More Visibility on Samsung Strategy

Over the past 24 or so hours there has been a great deal of news and speculation around Samsung, the number two handset maker and number three or four smartphone maker depending on the numbers you consult. Earlier the company said it would introduce "bada" ("ocean" in Korean) as a new mobile OS. Then there were rumors that the company was going to boost Android at the expense of the Windows Mobile and Symbian operating systems.

Apparently Samsung will retain WinMo for enterprise-oriented handsets and dump Symbian entirely. Today the Register UK provides some more dirt and visibility on the developments:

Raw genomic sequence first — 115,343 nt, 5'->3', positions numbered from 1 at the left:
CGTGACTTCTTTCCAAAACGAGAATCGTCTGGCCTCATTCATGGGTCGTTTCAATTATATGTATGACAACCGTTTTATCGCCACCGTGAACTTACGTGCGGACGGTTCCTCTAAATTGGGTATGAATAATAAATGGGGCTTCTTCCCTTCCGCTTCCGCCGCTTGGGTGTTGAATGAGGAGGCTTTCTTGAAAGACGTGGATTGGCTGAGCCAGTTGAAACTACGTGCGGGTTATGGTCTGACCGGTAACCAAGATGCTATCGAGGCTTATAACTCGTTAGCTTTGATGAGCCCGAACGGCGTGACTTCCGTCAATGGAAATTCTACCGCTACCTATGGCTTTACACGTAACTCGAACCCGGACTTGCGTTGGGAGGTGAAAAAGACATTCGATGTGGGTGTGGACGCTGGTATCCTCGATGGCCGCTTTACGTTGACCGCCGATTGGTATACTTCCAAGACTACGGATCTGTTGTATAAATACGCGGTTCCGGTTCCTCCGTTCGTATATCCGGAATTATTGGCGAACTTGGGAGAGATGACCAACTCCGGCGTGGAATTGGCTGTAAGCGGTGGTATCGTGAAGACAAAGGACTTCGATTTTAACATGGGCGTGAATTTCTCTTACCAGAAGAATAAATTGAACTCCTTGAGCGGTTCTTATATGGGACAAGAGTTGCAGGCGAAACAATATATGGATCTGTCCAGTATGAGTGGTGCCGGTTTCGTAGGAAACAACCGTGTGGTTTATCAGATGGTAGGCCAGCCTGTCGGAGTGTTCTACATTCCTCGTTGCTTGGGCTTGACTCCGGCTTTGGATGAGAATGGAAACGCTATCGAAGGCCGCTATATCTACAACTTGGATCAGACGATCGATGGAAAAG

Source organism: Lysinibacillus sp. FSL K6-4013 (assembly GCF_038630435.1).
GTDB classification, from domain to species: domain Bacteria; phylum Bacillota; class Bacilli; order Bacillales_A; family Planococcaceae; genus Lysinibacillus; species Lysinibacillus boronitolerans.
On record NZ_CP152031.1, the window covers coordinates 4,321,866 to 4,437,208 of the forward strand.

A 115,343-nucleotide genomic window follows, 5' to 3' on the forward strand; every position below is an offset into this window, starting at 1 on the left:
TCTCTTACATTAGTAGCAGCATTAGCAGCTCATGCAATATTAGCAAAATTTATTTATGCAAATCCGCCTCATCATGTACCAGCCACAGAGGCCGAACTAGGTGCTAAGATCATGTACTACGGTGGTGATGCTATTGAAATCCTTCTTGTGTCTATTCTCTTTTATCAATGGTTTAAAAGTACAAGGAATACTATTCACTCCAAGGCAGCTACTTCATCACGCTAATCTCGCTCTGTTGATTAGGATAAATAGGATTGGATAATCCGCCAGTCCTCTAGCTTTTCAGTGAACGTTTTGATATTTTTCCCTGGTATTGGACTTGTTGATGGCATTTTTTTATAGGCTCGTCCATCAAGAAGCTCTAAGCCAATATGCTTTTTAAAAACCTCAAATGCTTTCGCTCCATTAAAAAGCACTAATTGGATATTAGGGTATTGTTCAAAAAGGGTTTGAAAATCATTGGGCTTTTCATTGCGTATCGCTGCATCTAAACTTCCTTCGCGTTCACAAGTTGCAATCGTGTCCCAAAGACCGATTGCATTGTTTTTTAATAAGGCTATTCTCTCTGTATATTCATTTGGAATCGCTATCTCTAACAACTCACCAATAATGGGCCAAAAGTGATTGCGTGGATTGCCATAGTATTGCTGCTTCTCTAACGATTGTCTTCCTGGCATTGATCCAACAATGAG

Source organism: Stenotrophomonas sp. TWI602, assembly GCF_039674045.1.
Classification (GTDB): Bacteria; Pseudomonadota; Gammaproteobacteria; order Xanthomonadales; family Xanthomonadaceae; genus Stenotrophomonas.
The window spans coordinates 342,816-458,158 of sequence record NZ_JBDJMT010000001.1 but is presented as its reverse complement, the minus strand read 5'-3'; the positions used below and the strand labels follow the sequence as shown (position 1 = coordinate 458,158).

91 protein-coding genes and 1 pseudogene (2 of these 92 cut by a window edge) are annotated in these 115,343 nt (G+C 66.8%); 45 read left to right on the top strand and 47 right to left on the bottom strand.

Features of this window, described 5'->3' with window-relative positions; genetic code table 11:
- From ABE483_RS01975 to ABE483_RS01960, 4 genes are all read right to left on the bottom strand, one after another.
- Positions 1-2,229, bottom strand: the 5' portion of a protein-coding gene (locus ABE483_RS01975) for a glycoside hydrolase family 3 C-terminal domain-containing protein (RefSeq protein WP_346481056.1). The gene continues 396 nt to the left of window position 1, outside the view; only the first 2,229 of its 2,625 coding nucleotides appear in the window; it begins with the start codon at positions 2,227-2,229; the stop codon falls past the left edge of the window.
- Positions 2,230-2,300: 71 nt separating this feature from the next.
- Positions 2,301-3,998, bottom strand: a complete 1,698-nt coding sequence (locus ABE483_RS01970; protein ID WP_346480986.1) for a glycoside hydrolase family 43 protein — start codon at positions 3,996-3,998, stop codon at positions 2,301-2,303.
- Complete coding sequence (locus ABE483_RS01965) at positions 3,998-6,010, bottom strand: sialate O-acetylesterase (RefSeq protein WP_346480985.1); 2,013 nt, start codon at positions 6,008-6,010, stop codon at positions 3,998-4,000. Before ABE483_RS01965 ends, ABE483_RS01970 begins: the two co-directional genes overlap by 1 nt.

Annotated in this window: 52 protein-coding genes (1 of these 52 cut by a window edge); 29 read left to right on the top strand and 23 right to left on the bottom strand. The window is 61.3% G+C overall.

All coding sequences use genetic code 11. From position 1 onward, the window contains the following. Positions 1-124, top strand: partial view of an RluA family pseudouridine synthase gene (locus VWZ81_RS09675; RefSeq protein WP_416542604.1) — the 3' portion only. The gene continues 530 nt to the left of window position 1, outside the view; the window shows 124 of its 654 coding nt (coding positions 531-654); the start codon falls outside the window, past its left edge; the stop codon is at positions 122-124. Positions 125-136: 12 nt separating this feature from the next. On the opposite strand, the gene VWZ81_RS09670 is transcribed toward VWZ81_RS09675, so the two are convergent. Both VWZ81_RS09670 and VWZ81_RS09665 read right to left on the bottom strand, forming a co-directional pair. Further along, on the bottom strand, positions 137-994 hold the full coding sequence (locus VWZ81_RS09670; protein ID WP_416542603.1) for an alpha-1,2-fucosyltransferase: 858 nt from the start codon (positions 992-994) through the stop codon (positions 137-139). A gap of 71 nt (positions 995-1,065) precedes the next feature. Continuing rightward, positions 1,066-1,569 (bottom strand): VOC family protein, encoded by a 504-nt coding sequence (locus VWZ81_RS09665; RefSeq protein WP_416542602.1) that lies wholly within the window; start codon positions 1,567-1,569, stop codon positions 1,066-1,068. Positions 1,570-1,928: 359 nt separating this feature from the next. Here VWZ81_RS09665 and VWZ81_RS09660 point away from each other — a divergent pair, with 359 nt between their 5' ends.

Samsung phones won't be Symbian based: they'll be using Android for high-end consumers and retaining Windows Mobile as it still has the edge in the enterprise, while the new Bada platform will fill that mid-range feature-phone market.

But for Nokia's footprint as the largest mobile handset maker in the world it would be time to say Symbian is dying. Indeed, the latest Nokia "flagship" handset, the N900 uses Maemo instead of Symbian, which is a statement in and of itself. 


Update: Samsung reverses or corrects itself, now saying that it will continue to support Symbian. While this saves face for Symbian/Nokia it ultimately doesn't matter because the user experience is no longer competitive.